There is a huge move toward electric vehicles. GM is going full electric on its passenger cars. There is a huge push to get electric long haul tricks on the roads asap. Florida has legislation permitting is in 2020. 1.3 million Americans without a high school diploma will be displace by this move. Bad for them, bad for people, good for those looking to make money. They represent 1/3 of transportation costs, which is 10% of the US economy. But a bigger question is whether all the electric vehicles, which will permit better tracking, speed control and in theory efficiency, can be supported by the electric grid. The change to electric vehicles will create hot spots where concentrated truck usage will occur. Given that e-commerce has upended the retail world, the potential for electric vehicles to upset the grid is a consideration. How and when they recharge, realizing that delivery vehicles in urban areas and taxis are targets for conversion to electric fleets in addition to long haul trucks.
For more folks, note that Ford will introduce both an all-new F-150 and an F-150 hybrid version in 2020, Ford said. “The fully electric Ford F-150 is coming soon after,” it confirmed, adding that the vehicle is part of an investment of more than $11.5 billion toward global electrified vehicle investment. Keep in mind the Ford F150 pickup is the biggest selling vehicle by far in the US. This is potentially huge.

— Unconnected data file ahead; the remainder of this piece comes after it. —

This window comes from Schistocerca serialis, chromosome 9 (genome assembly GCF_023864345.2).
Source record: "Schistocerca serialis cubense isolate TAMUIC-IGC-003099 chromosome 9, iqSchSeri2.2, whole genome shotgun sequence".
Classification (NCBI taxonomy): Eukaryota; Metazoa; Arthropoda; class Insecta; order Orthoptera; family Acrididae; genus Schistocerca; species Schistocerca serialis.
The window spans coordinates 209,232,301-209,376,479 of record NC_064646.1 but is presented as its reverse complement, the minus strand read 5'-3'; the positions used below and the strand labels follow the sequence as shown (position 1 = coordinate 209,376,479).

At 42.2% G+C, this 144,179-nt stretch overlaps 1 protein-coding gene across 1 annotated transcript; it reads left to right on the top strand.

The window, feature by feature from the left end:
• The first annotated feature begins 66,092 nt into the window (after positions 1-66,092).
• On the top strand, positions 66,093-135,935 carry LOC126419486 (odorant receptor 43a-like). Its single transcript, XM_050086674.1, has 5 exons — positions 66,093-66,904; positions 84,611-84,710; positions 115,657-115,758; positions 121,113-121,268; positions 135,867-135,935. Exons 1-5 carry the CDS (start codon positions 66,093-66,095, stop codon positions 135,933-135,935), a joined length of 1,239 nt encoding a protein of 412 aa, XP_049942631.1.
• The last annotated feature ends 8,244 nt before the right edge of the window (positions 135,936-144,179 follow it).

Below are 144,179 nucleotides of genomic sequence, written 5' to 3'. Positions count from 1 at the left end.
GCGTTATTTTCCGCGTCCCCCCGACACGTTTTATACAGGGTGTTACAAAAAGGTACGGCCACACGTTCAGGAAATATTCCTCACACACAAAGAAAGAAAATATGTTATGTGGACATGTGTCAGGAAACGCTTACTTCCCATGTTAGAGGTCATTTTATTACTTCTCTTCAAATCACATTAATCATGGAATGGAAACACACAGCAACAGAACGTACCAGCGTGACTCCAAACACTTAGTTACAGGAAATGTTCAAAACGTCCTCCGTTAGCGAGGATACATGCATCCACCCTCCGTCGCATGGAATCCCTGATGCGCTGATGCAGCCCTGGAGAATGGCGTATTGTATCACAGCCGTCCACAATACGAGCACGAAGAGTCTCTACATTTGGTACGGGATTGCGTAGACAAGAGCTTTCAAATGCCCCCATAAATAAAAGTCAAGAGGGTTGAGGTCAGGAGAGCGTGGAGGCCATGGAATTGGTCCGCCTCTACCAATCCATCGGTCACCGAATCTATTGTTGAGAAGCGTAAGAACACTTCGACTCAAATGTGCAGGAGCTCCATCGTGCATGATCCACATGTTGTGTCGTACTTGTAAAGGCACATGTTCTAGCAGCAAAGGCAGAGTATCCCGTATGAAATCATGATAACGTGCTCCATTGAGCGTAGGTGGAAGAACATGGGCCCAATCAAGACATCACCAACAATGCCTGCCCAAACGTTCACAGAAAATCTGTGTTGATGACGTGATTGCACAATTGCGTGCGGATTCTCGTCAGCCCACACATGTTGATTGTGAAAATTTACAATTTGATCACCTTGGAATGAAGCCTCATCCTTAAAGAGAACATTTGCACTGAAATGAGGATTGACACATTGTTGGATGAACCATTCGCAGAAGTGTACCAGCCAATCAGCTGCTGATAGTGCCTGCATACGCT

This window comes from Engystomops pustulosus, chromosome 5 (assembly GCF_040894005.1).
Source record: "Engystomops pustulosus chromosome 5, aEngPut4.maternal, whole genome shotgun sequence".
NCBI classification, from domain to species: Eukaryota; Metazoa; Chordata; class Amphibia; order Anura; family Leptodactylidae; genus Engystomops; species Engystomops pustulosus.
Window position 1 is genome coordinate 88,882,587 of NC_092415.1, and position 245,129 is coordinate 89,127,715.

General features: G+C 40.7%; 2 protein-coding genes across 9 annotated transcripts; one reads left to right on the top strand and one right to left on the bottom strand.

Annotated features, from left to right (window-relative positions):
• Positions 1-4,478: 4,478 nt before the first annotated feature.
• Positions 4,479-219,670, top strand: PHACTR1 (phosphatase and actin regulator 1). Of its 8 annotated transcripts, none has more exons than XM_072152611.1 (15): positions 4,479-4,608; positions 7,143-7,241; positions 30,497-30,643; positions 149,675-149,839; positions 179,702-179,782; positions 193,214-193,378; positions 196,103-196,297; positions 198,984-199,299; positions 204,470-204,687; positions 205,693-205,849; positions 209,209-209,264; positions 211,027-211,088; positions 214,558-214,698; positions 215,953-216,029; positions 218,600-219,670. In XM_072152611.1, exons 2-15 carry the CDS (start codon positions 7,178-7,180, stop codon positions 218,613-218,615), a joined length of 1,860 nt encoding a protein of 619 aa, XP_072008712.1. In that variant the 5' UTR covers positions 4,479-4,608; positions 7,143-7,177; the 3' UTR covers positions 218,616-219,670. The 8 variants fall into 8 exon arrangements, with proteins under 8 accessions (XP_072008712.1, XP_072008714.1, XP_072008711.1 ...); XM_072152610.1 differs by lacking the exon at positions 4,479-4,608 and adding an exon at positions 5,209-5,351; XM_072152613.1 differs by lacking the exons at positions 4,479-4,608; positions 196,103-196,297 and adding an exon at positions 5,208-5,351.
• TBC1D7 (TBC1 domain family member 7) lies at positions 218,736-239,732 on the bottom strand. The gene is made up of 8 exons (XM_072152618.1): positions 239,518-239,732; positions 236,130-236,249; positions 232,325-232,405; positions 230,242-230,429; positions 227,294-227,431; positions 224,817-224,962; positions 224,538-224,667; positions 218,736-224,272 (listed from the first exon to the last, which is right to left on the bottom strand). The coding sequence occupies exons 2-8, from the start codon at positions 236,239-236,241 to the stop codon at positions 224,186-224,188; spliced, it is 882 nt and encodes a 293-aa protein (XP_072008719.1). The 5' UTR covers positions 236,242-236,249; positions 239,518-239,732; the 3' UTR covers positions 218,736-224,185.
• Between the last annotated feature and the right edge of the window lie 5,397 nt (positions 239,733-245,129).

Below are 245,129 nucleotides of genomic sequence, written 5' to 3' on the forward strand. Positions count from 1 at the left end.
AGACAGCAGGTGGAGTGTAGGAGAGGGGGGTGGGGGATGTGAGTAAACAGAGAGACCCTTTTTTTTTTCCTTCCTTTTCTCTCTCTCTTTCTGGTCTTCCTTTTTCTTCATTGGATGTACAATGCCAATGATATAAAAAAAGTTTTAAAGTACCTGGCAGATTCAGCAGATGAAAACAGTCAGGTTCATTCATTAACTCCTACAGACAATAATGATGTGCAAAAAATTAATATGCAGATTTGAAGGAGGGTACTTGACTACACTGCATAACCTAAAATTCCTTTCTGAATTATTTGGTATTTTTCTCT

However before we jump too fast in the conversion to electric, consider that the lack of natural gas and hydrogen fueling stations limit the potential for vehicles powered by natural gas or fuel cells, so access to the grid will limit the potential for electric vehicles. Expect that unless plans are made, the conversion to electric vehicles will stress the grid. Not that grid issues should change our desire to move off gasoline, despite what Koch Enterprises wants.